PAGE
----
Way back in 2003, a small clinical trial (9) was conducted which compared the effects of Reiki in addition to standard medical treatment for patients with advanced cancer against rest with standard treatment. It was a small trial, but it concluded that the addition of Reiki improved both pain control and quality of life for those people who received it, over and above the benefits received by the group who simply rested.
In 2011, a larger trial with 118 patients was reported which examined the use of Reiki in a cancer infusion and day centre. Improvements in well-being, relaxation, pain relief, sleep quality and anxiety were shown (10).
Whilst this all sounds very positive, it must also be remembered that the trials which have been conducted so far are comparatively small ones, and many are not reported well enough for some to accept as valid. We can say however that there is early indicative research which shows the benefits of Reiki in these areas. There is clearly enough evidence to persuade many cancer centres to introduce services for patients, even if many are still provided by volunteer practitioners.
In the UK, NICE guidance³ on the improvement of supportive palliative care services acknowledges that the level of evidence required for complementary therapies which aim to relieve rather than cure does not need to be as stringent as it would be for curative, invasive or pharmcologic treatments.
They do encourage those who provide Reiki in cancer and palliative settings to contribute to the evaluation of their effectiveness, much in the way that was done by the two teams mentioned above.
It is an ongoing journey for Reiki. More research and evaluation needs to be done, and will be done. I think what my journey has shown me is that we need more than just data from clinical trials to demonstrate just how Reiki helps. Qualitative data which shares peoples lived experiences is vital as well as other forms of research such as case studies and service evaluations.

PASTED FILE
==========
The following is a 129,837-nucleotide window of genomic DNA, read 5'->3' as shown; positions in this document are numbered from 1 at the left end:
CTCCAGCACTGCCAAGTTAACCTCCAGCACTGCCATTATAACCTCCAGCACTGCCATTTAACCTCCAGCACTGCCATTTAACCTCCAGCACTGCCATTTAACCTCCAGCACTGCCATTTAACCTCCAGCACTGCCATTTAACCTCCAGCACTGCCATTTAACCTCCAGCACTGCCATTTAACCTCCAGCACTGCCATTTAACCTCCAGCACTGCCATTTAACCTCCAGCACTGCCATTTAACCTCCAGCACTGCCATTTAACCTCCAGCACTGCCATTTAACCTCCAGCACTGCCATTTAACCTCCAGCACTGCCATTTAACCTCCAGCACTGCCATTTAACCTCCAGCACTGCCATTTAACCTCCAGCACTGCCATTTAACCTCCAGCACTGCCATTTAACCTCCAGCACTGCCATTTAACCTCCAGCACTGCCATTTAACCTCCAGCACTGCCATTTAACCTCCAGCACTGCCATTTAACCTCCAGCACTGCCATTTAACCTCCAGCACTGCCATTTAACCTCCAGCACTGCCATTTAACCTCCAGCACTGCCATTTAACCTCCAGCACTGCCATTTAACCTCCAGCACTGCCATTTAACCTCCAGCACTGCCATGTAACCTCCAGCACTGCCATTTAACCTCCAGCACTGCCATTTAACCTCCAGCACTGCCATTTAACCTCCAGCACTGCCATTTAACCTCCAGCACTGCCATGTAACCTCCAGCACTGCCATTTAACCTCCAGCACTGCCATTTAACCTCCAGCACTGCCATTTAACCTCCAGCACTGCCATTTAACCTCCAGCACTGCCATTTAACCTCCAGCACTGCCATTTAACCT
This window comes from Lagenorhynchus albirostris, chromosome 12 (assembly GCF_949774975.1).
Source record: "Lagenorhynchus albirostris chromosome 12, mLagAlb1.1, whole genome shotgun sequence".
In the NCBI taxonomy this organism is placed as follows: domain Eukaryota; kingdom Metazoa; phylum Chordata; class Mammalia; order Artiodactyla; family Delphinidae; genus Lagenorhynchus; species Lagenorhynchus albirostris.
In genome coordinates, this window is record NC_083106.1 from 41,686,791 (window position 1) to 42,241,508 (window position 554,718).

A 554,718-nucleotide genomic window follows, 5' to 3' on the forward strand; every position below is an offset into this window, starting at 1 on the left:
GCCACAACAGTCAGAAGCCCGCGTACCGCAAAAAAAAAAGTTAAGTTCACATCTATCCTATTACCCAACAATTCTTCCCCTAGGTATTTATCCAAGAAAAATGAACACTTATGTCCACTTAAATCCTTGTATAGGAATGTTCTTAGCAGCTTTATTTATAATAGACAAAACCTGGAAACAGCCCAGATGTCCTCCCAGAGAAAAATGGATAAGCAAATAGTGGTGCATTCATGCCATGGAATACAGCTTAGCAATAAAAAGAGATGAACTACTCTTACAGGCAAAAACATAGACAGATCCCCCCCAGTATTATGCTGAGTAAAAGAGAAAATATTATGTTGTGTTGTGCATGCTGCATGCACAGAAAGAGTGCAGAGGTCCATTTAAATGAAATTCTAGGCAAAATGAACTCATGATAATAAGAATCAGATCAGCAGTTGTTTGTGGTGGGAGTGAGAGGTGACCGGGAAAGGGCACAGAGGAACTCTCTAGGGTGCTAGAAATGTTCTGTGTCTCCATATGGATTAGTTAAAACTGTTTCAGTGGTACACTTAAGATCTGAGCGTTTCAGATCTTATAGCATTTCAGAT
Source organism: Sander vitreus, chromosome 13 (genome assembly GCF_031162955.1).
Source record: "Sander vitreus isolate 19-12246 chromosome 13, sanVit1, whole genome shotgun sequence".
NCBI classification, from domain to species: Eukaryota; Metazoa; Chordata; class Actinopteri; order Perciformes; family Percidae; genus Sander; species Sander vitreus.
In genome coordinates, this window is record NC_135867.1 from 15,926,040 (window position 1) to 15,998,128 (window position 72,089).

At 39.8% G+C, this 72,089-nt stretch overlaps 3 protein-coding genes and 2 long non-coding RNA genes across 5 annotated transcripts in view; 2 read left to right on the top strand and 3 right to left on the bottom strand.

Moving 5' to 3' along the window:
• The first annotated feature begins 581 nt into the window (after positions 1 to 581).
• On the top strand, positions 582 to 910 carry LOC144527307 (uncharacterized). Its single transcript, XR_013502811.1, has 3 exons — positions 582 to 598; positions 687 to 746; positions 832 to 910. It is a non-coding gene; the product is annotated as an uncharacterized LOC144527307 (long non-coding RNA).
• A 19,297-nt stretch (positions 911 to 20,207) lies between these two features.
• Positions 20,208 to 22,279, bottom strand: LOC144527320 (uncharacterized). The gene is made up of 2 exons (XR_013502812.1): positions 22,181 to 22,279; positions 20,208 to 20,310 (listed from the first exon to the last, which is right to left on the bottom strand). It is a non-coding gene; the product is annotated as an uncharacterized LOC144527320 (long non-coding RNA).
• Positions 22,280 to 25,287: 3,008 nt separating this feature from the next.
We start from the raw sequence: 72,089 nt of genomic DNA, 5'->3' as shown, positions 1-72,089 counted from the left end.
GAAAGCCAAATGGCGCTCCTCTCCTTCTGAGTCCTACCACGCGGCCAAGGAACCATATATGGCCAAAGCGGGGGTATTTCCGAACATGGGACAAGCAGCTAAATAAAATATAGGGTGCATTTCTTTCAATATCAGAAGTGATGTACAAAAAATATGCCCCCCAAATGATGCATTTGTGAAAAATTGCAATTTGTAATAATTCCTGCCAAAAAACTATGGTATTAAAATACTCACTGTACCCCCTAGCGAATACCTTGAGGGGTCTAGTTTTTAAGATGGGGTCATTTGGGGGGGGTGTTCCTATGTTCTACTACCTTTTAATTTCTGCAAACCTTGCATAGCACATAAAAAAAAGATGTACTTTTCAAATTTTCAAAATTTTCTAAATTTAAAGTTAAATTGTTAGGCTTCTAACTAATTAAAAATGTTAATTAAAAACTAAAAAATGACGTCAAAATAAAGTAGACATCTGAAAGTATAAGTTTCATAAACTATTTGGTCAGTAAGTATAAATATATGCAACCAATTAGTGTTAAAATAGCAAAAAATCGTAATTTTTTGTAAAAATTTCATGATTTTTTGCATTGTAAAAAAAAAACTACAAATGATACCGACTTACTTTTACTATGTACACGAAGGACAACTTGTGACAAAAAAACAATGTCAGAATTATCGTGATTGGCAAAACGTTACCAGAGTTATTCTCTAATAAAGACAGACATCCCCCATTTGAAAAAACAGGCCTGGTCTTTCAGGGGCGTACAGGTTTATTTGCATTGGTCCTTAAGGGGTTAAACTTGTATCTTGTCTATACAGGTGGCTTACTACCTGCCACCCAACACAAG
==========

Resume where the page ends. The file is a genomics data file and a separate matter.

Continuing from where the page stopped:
In different ways we are all part of the Reiki journey and there are opportunities to join the conversation and make a difference.
But believe me, I totally understand the fears of many Reiki practitioners when it comes to research. Some worry that because the treatment is aimed at the recipients highest good, not at a single measurable outcome that research might not be able to capture the benefit.
Others worry that somehow the research might show that Reiki doesn’t work, what then?
Have no fear. Research is being done and it is starting to show some positive outcomes.
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1. Willig, C. (2015). "My Bus Is Here": A Phenomenological Exploration of "Living With-Dying". Health Psychology, 34(4), pp. 417-425. doi: 10.1037/hea0000176 ONLINE: http://openaccess.city.ac.uk/11639/ [Last Accessed 21/07/2016].
2. NICE (2004) Guidance on Cancer Services: Improving Supportive and Palliative Care for Adults with Cancer, The Manual. ONLINE: https://www.nice.org.uk/guidance/csg4/resources/improving-supportive-and-palliative-care-for-adults-with-cancer-773375005 [Last Accessed 21/07/2016].
3. Berger, L. et al. (2013) A Canadian Experience of Integrating Complementary Therapy in a Hospital Palliative Care Unit. Journal of Palliative Medicine, 16 (10).
4. Fleisher, K.A. et. al. (2014) Integrative Reiki for Cancer Patients: A Programme Evaluation, Integrative Cancer Therapies, Vol. 13(1) 62 –67
5. Henneghan, A. M. & Schyner, R. N. (2015) Biofield Therapies for Symptom Management in Palliative and End-of-Life Care. American Journal of Hospice and Palliative Medicine, vol. 32, no. 1, p. 90-100, 1049-9091 (February 2015).
6. So, P.S. et al. (2012) Touch therapies for pain relief in adults (Review). The Cochrane Library. 2012 Issue 8.
7. Kumar, S.P. et. al. (2014) Efficacy of Therapeutic Touch and Reiki for Pain Relief in Disease Conditions: A Systematic Review, Journal of Psychiatric Nursing, 3 (1) 1 – 40.
8. Thrane, S. & Cohen, S.M. (2014), Effect of Reiki Therapy on Pain and Anxiety in Adults: An In-Depth Literature review of randomized Trials with Effect Size Calculations. Pain Management Nursing, 15(4) pp 897 – 908.
9. Olsen, K. Hansen, J. Michaud, M. (2003) A Phase II Trial of Reiki in the Management of Pain in Advanced Cancer Patients, Journal of Pain and Symptom Management, 26 (5)
10. Birocco, N. et.al. (2011) The Effects of Reiki Therapy on Pain and Anxiety in Patients Attending a Day Oncology and Infusion Services Unit, American Journal of Hospice & Palliative Medicine® 00(0) 1-5
Angela established the Reiki Incentive for Reiki practitioners who want to see Reiki more widely accepted and to see it reach new people. She enjoys sharing her passion for authentic practice as well as research into the benefits of this wonderful therapy.